I follow the actor/comedian Ricky Gervais, who is a complete genius. I love his tweets and I love his work. But last night I took offence to one of his tweets, a joke ridiculing fat people in leggings. I didn't respond, but many others did. Ricky returned, defending his original tweet, and posting comments encouraging fat shaming by exclaiming that losing weight is simple and easy.
I couldn't help myself. I felt outraged. I responded to Ricky, explaining that eating issues are never simple. When he continued, I did too, with tweets to him about food addiction and compulsion. And he responded to me. Oh yes he did. He was reading my tweets. He was reading all of our tweets.
And guess what? He deleted his tweets. All of them.
This, people, is what I love about social media. Not that it made Ricky Gervais revise his opinion. God knows what he really thinks - maybe he is just concerned about being offensive, maybe he really did take it on board, who knows. But it allowed me, a little person, one of the masses, to be heard. It allowed me to communicate directly with an person of massive influence.
Five years ago, when I joined Twitter, I had no agenda whatsoever. I didn't intend to blog, or to forge a writing career; I simply came on board because celebrities were on Twitter and I was keen to see what they were saying. One of my first ever responses was from the actress Demi Moore and I was beside myself with excitement. (She had tweeted "Everyone needs to love each other!" I tweeted back "Do I have to? I have three kids. I'm exhausted from all the loving!" She responded "As long as you love yourself!" Shortly after, I unfollowed her. All the Ashton-fuelled love tweets were making me queasy.)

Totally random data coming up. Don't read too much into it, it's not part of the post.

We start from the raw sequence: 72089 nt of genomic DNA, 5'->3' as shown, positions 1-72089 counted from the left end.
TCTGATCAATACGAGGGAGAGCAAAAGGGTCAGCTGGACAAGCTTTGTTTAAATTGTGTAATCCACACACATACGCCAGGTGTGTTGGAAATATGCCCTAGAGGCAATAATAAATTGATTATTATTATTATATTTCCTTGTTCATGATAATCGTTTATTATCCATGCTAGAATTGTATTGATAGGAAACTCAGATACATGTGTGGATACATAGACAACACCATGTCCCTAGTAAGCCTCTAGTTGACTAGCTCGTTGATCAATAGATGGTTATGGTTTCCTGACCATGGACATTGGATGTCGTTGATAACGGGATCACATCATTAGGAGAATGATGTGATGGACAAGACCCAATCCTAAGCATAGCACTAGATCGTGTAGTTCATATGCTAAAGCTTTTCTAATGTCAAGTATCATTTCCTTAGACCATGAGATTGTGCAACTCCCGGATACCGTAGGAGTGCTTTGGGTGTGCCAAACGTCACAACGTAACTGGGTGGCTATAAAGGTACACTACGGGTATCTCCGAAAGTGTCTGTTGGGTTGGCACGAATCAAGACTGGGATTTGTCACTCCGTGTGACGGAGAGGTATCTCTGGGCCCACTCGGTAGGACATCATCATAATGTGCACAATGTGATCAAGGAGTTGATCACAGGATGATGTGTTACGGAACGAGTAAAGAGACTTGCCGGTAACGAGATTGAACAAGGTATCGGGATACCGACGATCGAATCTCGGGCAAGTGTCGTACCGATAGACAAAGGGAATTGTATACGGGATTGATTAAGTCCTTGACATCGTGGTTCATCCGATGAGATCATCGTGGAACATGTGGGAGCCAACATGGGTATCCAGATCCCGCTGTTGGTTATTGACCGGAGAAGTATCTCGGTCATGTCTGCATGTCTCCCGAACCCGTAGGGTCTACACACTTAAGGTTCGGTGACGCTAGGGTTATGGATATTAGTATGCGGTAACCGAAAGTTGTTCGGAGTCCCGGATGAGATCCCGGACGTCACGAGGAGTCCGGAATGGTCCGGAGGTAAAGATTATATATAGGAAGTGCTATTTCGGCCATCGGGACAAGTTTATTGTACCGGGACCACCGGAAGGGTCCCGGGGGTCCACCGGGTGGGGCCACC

And then there was Mia Freedman. Mia was one of the first people I followed; I had always admired her, and was hoping to have a chance to engage with her. Well, I began answering her tweets, and we developed a rapport, and shortly afterwards I began writing for Mamamia. And that undoubtedly was my biggest career break. I am quite sure I wouldn't be here today if I hadn't had the opportunity to connect with her online.
These days Mia doesn't read most of her Twitter responses; she has publicly stated that she has deleted her @replies. And whilst I respect her decision - she receives a lot of vitriolic tweets and nobody needs to read those - I think it's a shame for those who admire and wish to connect with her. Unlike me, they will probably not have the chance.
Now, I suspect Mia is not alone. Most celebrities would receive hundreds or even thousands of tweets daily; it would be simply impossible to keep up with all of them.
But the fact that Ricky Gervais read and responded to his, and more - that he took the comments on board, and deleted some of his offensive tweets - gives me hope. Social media is still a formidable force. And Ricky Gervais is still a seriously awesome bloke.
And happily, I managed to screenshot the tweet. So here it is. Ricky, you can't delete me!
Helpfully circled in red in case you couldn't pick it